The kinds of irony one finds in the Book of Mormon are not accidental, nor are they the kind that any writer might see or pull out of a hat. Rather, they require highly sophisticated compositional skills, skills that seem significantly beyond the literary capacity of Joseph Smith at the time he supposedly wrote the Book of Mormon. Such irony cannot be made up on the spot nor composed beforehand and dictated at will. It rather requires time and care and deliberation to produce. Also, it is not a figment of the critic’s imagination, but rather, demands some understanding of the nature of irony and experience in analyzing ironic texts. As Mormon scholar and specialist in irony Wayne Booth states, “Every good reader must be sensitive in detecting and reconstructing ironic meanings.”
Most people miss irony. Most people are not sophisticated in reading ironic texts, will skip over irony, because it is often very subtle and very imbedded within the text. Thus I conclude, “What Wunderli misses in his thorough and exhaustive discussion of the ‘facts,’ many of which are undisputed, is the ability to see the often intricate, complex, and highly sophisticated elements in the Book of Mormon, what the novelist Henry James calls “the figure in the carpet.”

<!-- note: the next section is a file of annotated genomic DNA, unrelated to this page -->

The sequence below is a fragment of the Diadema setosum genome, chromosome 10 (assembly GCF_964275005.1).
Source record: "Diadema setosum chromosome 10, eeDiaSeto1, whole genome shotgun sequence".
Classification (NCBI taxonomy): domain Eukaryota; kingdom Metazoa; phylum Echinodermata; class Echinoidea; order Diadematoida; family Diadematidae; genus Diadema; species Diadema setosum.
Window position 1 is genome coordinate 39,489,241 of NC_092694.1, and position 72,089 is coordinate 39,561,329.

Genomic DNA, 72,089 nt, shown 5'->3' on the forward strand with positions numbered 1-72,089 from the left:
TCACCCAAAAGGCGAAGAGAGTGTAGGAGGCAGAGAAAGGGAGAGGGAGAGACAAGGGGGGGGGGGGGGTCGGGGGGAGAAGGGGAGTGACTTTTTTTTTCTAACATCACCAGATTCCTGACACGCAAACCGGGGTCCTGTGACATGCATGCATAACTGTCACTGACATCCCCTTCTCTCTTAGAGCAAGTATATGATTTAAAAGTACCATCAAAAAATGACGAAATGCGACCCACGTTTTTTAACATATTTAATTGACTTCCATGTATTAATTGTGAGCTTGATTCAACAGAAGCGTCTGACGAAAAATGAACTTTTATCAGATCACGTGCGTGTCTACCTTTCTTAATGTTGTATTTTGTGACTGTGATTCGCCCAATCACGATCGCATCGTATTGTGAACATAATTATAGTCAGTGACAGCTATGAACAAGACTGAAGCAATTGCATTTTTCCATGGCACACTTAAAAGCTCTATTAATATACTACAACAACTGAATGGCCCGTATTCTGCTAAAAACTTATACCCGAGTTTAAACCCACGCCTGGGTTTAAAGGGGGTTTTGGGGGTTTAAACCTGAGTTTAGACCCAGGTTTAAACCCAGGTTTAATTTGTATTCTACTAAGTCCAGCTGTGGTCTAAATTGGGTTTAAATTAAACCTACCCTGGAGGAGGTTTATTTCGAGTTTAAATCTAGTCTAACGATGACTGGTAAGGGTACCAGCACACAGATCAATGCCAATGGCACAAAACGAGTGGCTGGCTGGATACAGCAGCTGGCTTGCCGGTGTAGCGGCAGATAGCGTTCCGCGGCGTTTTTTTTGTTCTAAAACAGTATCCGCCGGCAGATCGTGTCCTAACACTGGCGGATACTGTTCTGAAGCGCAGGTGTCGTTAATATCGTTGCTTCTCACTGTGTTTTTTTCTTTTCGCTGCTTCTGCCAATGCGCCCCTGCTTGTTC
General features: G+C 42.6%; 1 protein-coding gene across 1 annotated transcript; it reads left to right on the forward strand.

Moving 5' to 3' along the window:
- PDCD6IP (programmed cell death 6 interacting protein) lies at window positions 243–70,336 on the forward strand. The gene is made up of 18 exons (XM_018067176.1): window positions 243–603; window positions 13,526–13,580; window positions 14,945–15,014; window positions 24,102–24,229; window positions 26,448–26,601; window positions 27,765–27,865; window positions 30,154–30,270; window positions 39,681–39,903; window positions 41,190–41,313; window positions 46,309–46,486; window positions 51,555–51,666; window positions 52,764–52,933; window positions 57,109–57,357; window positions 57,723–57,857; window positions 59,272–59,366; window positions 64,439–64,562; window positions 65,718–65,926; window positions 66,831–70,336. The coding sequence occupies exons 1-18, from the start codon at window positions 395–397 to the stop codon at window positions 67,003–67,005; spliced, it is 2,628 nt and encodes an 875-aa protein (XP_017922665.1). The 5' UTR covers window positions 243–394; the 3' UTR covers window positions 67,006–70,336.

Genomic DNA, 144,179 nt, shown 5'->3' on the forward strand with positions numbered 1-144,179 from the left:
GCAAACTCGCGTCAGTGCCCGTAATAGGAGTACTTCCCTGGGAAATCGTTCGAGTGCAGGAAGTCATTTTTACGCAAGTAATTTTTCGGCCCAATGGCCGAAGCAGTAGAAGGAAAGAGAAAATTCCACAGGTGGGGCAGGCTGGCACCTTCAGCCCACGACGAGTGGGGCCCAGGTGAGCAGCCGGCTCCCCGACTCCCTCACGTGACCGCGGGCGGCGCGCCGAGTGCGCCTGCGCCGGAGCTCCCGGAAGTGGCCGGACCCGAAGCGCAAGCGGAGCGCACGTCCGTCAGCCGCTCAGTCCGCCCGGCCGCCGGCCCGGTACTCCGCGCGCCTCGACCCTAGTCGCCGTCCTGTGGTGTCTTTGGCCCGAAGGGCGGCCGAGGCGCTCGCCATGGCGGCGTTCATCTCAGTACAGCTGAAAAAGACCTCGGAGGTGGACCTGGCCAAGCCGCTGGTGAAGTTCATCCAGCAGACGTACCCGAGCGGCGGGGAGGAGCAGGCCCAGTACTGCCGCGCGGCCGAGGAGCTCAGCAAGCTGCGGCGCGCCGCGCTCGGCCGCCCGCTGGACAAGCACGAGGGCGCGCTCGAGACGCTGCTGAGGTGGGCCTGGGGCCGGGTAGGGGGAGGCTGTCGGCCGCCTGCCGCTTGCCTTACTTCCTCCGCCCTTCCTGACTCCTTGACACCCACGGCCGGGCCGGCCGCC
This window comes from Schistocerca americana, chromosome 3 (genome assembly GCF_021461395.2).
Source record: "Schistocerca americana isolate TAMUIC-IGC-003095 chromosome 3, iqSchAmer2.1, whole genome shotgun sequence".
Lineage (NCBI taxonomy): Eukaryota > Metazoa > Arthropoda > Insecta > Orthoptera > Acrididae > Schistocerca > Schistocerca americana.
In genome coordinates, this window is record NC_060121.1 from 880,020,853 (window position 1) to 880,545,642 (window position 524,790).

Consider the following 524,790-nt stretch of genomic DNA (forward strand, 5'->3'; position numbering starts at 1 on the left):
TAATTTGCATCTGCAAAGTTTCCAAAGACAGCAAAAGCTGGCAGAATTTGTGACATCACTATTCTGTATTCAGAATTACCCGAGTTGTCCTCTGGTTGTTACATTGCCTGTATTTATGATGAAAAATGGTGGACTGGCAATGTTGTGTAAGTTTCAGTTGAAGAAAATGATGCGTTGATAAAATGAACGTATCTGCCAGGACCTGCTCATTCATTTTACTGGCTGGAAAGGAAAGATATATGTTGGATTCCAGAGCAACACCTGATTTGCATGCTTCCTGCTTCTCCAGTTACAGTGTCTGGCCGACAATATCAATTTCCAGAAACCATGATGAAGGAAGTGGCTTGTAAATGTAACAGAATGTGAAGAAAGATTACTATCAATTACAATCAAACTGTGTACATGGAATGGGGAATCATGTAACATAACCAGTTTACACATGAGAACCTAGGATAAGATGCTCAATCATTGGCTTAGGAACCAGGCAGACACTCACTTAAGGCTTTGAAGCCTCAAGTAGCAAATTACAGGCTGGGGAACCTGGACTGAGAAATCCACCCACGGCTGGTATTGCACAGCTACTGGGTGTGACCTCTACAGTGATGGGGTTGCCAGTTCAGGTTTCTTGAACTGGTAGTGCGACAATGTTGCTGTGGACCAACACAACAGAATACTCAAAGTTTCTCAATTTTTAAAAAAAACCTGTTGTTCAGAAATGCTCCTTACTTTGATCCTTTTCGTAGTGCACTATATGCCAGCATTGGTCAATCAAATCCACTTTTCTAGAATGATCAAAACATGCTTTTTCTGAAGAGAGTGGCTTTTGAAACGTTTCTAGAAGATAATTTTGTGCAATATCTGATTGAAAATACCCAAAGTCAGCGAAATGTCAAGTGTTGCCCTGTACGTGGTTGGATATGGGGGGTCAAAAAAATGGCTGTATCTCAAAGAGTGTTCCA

Nevertheless, one has to be impressed by the extent of Wunderli’s decades-long study of the Book of Mormon. It says something about his seriousness that he did much of this before modern computer-based analytical tools were available. And some of Wunderli’s lists are hopeful and helpful in allowing us to see how such an approach to textual analysis opens us to see images, patterns, and apparent anomalies. What is lost in such details and technicalities however, is the meaning produced when these words are put back into their context with other words. That is, it is the rhetorical patterns, the styles, tones, images, symbols and other elements that make up the whole of the text, or segment of text, that ultimately show what it is possible to see.
A weakness of Wunderli’s approach is that it can lead the critic to over emphasize errors in the text while ignoring the substantial corresponding consistencies. For example, he refers more than once to Alma 51:26’s miss-identification of Nephihah as a city captured by the Lamanites, and the miss-attribution of the city of Mulek as being “in the land of Nephi.” These are mistakes in the Book of Mormon. But having identified these two, he ungenerously fails to mention anywhere, one, that these two errors are the only inconsistencies in over four hundred geographical references in the book – an astonishing feat for a written text let alone one that is dictated; and two, that both of these errors occur in a section of the Book of Mormon apparently compiled from primary source documents rather than from a previously composed narrative, that is, the kind of error more likely made by an editor, Mormon, than by an author.